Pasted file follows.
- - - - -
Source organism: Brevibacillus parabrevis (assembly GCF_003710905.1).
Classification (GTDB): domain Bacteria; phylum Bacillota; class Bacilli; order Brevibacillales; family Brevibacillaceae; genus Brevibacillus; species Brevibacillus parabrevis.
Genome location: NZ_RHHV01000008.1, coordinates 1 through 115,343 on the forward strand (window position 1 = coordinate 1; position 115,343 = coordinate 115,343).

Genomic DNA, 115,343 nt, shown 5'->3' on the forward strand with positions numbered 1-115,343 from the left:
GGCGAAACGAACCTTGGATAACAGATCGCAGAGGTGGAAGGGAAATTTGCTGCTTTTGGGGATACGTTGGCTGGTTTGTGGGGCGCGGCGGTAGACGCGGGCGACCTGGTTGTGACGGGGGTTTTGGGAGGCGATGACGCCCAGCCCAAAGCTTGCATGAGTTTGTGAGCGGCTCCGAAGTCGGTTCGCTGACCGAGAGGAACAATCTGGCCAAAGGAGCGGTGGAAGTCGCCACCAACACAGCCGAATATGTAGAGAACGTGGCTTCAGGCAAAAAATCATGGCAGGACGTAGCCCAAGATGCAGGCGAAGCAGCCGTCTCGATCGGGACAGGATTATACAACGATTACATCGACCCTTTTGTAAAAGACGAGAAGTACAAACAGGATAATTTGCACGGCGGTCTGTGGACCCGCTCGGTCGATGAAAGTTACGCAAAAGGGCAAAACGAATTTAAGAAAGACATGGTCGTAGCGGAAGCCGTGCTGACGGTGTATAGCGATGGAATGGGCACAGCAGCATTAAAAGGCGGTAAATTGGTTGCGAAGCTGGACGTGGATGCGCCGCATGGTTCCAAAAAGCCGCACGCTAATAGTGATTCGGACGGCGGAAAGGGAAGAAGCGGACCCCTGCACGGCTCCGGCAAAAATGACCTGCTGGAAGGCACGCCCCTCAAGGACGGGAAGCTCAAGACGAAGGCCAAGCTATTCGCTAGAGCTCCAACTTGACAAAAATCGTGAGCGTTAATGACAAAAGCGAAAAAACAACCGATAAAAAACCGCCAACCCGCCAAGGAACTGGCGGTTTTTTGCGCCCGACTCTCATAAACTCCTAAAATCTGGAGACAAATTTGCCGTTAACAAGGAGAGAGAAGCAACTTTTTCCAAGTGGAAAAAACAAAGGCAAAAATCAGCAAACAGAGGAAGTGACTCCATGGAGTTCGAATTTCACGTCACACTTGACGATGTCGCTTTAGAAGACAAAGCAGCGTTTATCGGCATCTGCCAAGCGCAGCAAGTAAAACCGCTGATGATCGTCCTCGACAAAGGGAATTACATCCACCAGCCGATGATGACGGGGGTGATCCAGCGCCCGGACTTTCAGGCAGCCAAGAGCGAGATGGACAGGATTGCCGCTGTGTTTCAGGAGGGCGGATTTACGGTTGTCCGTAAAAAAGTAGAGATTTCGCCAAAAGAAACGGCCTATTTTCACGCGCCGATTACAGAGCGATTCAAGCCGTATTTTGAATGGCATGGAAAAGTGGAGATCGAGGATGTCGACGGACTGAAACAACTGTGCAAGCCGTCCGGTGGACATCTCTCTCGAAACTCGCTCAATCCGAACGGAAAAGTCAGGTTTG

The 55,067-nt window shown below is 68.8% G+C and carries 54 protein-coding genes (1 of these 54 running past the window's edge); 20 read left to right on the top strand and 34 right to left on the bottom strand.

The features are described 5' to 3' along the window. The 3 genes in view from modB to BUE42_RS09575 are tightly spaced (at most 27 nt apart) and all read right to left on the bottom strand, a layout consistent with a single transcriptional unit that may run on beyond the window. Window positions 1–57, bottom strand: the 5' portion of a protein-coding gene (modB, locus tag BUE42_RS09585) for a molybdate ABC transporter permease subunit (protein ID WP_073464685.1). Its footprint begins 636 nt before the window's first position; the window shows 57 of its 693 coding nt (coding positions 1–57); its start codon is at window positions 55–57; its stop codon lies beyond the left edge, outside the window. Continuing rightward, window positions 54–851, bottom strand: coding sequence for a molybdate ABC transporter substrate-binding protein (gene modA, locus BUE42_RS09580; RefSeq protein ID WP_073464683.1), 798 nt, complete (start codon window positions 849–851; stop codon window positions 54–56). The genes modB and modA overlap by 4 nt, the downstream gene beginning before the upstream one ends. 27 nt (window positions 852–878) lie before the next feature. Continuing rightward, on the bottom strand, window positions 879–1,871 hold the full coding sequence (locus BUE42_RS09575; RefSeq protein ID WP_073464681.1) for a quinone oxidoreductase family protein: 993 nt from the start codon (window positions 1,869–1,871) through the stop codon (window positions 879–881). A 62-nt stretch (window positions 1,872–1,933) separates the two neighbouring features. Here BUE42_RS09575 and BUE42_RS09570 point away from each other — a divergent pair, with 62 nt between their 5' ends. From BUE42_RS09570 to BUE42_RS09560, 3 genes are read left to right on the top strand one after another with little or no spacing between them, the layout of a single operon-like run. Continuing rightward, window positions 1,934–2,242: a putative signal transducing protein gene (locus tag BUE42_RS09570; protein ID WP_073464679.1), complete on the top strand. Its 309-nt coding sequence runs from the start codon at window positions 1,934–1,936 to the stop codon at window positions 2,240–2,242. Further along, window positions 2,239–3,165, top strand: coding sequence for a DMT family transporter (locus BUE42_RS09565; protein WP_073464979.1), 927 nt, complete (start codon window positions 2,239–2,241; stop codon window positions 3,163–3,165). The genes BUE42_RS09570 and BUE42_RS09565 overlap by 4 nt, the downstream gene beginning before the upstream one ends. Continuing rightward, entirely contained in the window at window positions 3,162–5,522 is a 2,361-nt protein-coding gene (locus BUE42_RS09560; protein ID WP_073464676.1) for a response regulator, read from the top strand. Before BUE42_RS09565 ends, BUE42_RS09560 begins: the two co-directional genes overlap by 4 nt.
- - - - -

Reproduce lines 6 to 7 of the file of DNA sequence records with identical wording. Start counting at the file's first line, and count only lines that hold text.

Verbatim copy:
The 55,067-nt window shown below is 68.8% G+C and carries 54 protein-coding genes (1 of these 54 running past the window's edge); 20 read left to right on the top strand and 34 right to left on the bottom strand.

The features are described 5' to 3' along the window. The 3 genes in view from modB to BUE42_RS09575 are tightly spaced (at most 27 nt apart) and all read right to left on the bottom strand, a layout consistent with a single transcriptional unit that may run on beyond the window. Window positions 1–57, bottom strand: the 5' portion of a protein-coding gene (modB, locus tag BUE42_RS09585) for a molybdate ABC transporter permease subunit (protein ID WP_073464685.1). Its footprint begins 636 nt before the window's first position; the window shows 57 of its 693 coding nt (coding positions 1–57); its start codon is at window positions 55–57; its stop codon lies beyond the left edge, outside the window. Continuing rightward, window positions 54–851, bottom strand: coding sequence for a molybdate ABC transporter substrate-binding protein (gene modA, locus BUE42_RS09580; RefSeq protein ID WP_073464683.1), 798 nt, complete (start codon window positions 849–851; stop codon window positions 54–56). The genes modB and modA overlap by 4 nt, the downstream gene beginning before the upstream one ends. 27 nt (window positions 852–878) lie before the next feature. Continuing rightward, on the bottom strand, window positions 879–1,871 hold the full coding sequence (locus BUE42_RS09575; RefSeq protein ID WP_073464681.1) for a quinone oxidoreductase family protein: 993 nt from the start codon (window positions 1,869–1,871) through the stop codon (window positions 879–881). A 62-nt stretch (window positions 1,872–1,933) separates the two neighbouring features. Here BUE42_RS09575 and BUE42_RS09570 point away from each other — a divergent pair, with 62 nt between their 5' ends. From BUE42_RS09570 to BUE42_RS09560, 3 genes are read left to right on the top strand one after another with little or no spacing between them, the layout of a single operon-like run. Continuing rightward, window positions 1,934–2,242: a putative signal transducing protein gene (locus tag BUE42_RS09570; protein ID WP_073464679.1), complete on the top strand. Its 309-nt coding sequence runs from the start codon at window positions 1,934–1,936 to the stop codon at window positions 2,240–2,242. Further along, window positions 2,239–3,165, top strand: coding sequence for a DMT family transporter (locus BUE42_RS09565; protein WP_073464979.1), 927 nt, complete (start codon window positions 2,239–2,241; stop codon window positions 3,163–3,165). The genes BUE42_RS09570 and BUE42_RS09565 overlap by 4 nt, the downstream gene beginning before the upstream one ends. Continuing rightward, entirely contained in the window at window positions 3,162–5,522 is a 2,361-nt protein-coding gene (locus BUE42_RS09560; protein ID WP_073464676.1) for a response regulator, read from the top strand. Before BUE42_RS09565 ends, BUE42_RS09560 begins: the two co-directional genes overlap by 4 nt.